Okay, I find it funny to put these two in the same post because they're so contridictory. It just shows you how much my opinion can change in a week or two (and over the last two thirds of a book).
I can't decide if I like Neil Gaiman's style or not. Okay, that's not accurate. I like his style. It fits the character. What I really don't like is the main character. Fat Charlie is so weak, there is nothing to root for. Every chance he gets to redeem himself, to fight back, to take a stand, he wimps out. It's not a trait I like in a person or a character.
I like to read books about characters I like, not characters I like to hate. I spend a lot of time with each book (especially now that I'm trying to slow down and study them a little, per Prose's comments). So reading about a character that I just plain don't like is like inviting people that I don't like to dinner. All the fun things, all the shared conversations, are drained dry, sucked of fun. It's not something I would do to myself in real life. And yet…
Yet, I argued with myself every time I thought, "Let's just skim ahead and find out what happens, put this book aside, and go back to enjoying the rest of the books on my shelves." I couldn't make myself do it. I want to continue to read, if only, I decided, for one simple reason: Gaiman has no qualms about making his characters miserable. Not just making their lives miserable and yet having them buoyed by some inner strengths through the rough times. Nope. Not Gaiman. He leaves Fat Charlie to suffer, and suffer, and just when it couldn't—shouldn't—get worse, Gaiman adds a little more to Fat Charlie's load. As an author who cringes when putting my favorite characters through tough ordeals, it's a good lesson for me to watch a master perform. Books without conflicts are dull. Characters who have it easy are no fun. I understand this, but try spending a month or two with a person, and during that time wishing them ill will at every turn. It's hard.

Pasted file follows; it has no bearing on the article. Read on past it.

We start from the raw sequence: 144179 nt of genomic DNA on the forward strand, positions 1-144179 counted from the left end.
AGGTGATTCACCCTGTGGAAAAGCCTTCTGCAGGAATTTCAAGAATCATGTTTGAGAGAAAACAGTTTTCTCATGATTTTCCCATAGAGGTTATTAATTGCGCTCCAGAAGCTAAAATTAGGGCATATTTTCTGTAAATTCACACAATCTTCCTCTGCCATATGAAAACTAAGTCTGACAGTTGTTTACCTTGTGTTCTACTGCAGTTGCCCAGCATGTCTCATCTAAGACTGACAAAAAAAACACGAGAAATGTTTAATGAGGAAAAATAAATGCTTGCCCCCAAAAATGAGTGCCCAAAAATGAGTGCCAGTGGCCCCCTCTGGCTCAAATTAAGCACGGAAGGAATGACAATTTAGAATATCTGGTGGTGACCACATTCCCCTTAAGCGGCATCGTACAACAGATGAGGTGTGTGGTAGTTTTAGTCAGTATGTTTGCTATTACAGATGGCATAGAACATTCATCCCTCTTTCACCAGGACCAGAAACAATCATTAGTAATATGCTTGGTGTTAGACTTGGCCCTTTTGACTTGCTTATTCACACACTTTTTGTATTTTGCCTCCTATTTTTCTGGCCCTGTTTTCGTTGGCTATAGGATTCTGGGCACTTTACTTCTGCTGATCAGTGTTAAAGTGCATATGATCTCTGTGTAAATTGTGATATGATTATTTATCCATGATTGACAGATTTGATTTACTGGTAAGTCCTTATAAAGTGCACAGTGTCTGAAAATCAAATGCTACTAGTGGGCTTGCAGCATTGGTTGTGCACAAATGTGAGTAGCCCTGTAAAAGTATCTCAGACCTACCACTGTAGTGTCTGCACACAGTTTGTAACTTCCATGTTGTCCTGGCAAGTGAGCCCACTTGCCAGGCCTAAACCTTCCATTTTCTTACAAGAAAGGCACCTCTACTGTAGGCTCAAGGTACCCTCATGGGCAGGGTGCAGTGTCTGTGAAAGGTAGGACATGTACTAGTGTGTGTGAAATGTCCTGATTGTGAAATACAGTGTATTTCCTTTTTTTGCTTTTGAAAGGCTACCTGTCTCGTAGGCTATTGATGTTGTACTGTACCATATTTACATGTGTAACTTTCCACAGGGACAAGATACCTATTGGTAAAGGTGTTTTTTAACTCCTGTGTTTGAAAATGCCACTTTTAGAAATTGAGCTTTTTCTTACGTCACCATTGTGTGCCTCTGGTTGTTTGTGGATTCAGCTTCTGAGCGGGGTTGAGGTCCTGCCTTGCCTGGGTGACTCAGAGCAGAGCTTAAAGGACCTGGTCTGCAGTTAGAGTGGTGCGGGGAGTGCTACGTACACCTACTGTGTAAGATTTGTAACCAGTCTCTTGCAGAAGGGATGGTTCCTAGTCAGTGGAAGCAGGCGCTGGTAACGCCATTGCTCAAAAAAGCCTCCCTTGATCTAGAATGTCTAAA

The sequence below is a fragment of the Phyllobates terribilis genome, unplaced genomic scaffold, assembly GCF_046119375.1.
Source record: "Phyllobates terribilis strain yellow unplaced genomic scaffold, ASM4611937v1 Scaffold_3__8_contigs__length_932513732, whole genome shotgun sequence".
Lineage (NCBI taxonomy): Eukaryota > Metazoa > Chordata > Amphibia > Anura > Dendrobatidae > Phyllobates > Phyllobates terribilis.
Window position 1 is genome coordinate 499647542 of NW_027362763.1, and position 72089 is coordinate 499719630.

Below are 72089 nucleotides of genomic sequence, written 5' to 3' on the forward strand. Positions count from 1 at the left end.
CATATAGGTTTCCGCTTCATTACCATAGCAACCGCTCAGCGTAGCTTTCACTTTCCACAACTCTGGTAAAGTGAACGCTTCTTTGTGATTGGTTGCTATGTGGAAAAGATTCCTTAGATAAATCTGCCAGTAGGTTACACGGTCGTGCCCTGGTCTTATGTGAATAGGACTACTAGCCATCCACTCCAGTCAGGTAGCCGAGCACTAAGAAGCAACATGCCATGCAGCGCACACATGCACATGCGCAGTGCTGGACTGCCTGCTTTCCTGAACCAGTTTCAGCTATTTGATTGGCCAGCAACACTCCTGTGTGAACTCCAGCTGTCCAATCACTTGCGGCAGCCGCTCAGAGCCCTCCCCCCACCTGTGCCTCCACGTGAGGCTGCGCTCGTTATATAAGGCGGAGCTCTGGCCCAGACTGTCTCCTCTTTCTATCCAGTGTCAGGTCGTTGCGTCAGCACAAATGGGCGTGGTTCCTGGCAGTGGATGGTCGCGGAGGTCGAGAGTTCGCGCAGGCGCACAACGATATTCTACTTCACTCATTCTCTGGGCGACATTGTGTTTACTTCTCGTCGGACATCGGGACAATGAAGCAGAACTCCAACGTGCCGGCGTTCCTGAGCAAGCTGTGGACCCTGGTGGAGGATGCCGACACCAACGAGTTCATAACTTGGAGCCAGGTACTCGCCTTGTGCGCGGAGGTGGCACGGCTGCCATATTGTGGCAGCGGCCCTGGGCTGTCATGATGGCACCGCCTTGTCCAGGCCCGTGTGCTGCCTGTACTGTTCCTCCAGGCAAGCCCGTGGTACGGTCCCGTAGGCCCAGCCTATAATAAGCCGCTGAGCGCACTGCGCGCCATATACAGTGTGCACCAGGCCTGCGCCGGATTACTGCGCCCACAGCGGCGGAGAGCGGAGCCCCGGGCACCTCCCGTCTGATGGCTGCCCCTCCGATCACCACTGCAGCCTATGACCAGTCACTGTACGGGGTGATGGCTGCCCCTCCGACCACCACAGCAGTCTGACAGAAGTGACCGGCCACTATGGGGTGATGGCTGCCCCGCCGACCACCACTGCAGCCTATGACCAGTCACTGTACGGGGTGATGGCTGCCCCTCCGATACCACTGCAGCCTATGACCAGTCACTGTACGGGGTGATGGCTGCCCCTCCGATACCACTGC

So I continued. Will I read another Gaiman novel? Not for a long time, if ever. Am I glad I did. Yes. Frustratingly, yes.
(This is from a few days after I finished the book, about ten days after I wrote Part II.)
Did I like Anansi Boys when it’s all said and done? The fact that I’m still talking about it says a lot. Yes, I ended up liking it. I liked the character growth. Fat Charlie grew on me, as he was supposed to. I liked the fantastical elements interwoven. I liked that it got me out of my comfort zone. (I say this, having finished it and now being back within my comfort zone.) Am I ready to rush out an buy another Neil Gaiman book? Definitely not. Will I ever? Yes.
Reading this book made it hard for me to find the next book to read. For me, that’s a good sign. It means I was so in an author’s world that I’m not ready to leave it. My two books I planned to read—Kim Harrison’s The Outlaw Demon Wails and Janet Evanovich’s Foul Play—I decided against. Evanovich doesn’t have enough meat in her books (I like them, but sometimes I want a little more—she’s like the Hemingway of the authors I read); Harrison had too much meat, and I wanted to be in the right mood to savor her novel.
I read the several pages of a Jayne Castle paranormal, returned to it later in the day and realized I couldn’t remember a thing I’d read. I read the first chapter of a Caitlin Kittredge novel, only to realize I wasn’t in the mood for her kind of violence (I’ve never read her before, so I didn’t know what to expect). I’ll be in the mood again, I’m sure. Just not yet.
So I finally decided on something in the middle—with a little more lust to boot. Sitting in the number-one spot on the shelf is the book I’m currently reading: Lora Leigh’s Mercury’s War.